How long should my contraceptive pill break be?
Gemma Dauncey scrutinises the current confusion of deciding on the right number of days between taking the contraceptive pill
It is fair to say that contraception has come a long way and, unlike past generations, we are no longer reliant on abstinence or coitus interruptus thanks to the NHS offering (hopefully) something for everyone. But despite medical developments, common understanding and knowledge about contraceptive methods is often limited and occasionally outdated. So do we actually know everything about the pill?
Although this common contraceptive has a reputation which proceeds it, including myths and fears about its hormonal impacts and unappealing side effects, there remains an air of mystery around its inner workings which for many can seem confusing and possibly off-putting. One topic which is subject to such confusion is the ‘pill break’- the gap you take between packets of the combined pill to simulate a period. Most people believe that that break should last for seven days, completing a twenty-eight day cycle which GCSE science textbooks say is the norm for menstruation. But recently ideas of continuous pill taking and shorter four-day breaks have been discussed outside the doctors office by news outlets, causing an array of confusion as everything people thought they knew about the pill is changing.
News outlets have been reporting the seemingly groundbreaking news that a seven day pill break on the combined pill may not be necessary
First of all it’s important to start with a disclaimer, whilst this article uses information from sources such as the NHS websites, FSRH (Faculty of Sexual and Reproductive Healthcare) recommendations, and a little real-life experience, it is important that you speak to a healthcare professional about any questions you may have or changes you may wish to make. This could be your GP or a member of the contraceptive services team at the Sidwell Street walk-in centre (who are very helpful). This is particularly important as the effects of the pill can vary significantly person to person and your reasons for taking the pill may also impact what you take and how frequently you take it (yes, there are reasons for taking the pill other than contraception, such as to help with period regulating and acne. Calm down dad’s-in-outdated-tv-shows who go crazy when they find out their 14 year old is taking the pill; you might not know the full story).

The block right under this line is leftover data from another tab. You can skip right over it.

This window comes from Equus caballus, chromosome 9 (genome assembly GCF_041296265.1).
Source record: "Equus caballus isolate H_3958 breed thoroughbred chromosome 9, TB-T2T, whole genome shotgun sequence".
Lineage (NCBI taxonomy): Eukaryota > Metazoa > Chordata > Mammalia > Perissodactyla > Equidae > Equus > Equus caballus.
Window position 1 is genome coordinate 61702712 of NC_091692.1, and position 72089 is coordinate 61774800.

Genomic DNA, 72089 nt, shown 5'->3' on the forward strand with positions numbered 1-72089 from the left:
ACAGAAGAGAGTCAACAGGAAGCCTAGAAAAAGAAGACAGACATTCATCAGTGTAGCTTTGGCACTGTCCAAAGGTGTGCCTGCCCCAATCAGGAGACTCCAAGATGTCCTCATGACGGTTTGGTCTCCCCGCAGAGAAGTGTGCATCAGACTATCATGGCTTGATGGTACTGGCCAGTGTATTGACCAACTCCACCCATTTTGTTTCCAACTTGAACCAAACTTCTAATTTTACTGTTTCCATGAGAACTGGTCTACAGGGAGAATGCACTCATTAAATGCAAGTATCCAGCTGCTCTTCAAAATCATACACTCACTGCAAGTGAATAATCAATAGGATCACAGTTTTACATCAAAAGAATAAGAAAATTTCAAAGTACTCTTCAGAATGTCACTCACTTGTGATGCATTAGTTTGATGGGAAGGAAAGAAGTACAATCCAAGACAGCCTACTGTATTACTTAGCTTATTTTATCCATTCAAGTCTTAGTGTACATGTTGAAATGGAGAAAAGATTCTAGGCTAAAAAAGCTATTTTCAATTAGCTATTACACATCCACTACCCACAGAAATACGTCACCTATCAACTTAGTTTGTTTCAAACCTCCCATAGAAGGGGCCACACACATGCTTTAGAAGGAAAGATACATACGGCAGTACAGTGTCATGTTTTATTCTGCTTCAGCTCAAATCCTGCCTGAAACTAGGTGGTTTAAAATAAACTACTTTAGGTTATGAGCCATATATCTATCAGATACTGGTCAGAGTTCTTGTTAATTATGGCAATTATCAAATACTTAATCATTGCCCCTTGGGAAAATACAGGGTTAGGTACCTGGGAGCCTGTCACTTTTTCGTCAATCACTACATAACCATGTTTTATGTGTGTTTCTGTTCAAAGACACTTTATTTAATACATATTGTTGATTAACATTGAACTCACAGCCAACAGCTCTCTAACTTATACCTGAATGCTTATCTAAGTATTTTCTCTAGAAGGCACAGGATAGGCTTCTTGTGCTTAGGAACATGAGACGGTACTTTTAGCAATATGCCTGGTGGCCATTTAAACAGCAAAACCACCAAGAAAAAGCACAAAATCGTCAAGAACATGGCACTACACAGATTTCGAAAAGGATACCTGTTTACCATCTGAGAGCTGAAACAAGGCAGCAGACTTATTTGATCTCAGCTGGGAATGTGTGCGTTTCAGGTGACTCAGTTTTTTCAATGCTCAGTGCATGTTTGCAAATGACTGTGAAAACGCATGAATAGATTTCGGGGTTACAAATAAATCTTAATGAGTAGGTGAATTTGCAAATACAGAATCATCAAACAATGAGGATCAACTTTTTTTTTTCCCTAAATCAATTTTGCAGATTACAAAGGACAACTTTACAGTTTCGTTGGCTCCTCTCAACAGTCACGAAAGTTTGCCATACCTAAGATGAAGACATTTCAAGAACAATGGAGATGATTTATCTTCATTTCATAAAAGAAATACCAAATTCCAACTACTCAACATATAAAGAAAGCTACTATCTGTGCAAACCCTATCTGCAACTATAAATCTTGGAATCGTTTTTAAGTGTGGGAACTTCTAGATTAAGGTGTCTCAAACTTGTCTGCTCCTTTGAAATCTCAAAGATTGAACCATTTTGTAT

Recently, news outlets have been reporting the seemingly groundbreaking news that a seven day pill break on the combined pill may not be necessary. The FSRH have changed their recommendations as research suggests there are no particular benefits to the seven day break and that it is possible to shorten the break to three/four days or to not take a break at all. This can be particularly beneficial for those who struggle with remembering to take the pill as there is no disruption to routines and it could also help to prevent pregnancies, as risks surrounding missed pills are higher around the time of the break. Of course, by shortening the break symptoms like the ‘period-type’ bleed experienced between packets would also be lessened, benefiting those whose symptoms are particularly uncomfortable. As the bleeds are not necessary and (because they’re not an actual period) don’t show that you aren’t pregnant, the inconvenience of a monthly bleed could be avoided. There are also multiple variations to the pattern including taking three packs in a row followed by a short break, so talking to your doctor or whoever prescribed your pill may help you figure out a routine that works for you and your symptoms.
What is particularly interesting about this ‘revelation’ however, is that for some of us this information is not new. Having previously been recommended this by my doctor a year or so ago and having experienced taking back-to-back packets to avoid the break symptoms at particularly awkward times, the recent reports indicate that there is still considerable variation in what women know about their contraceptive methods. This is in part due to continuous pill taking being an “off licence” prescription, something recommended by doctors but not in the instructions provided by manufacturers. But it also is perhaps indicative of the mysteries which still surround contraception and the general acceptance of myths and pre-established ideas.
If continuous pill taking interests you, another option is the progesterone only or ‘mini’ pill which is taken non-stop, or there are packets of the combined pill which contain 7 placebo pills that can help with maintaining routine but still involve a break from the pill itself. There are lots of options when it comes to contraceptives, meaning it’s definitely worth talking to your doctor and doing some research to figure out these options, and maybe bust some myths at the same time.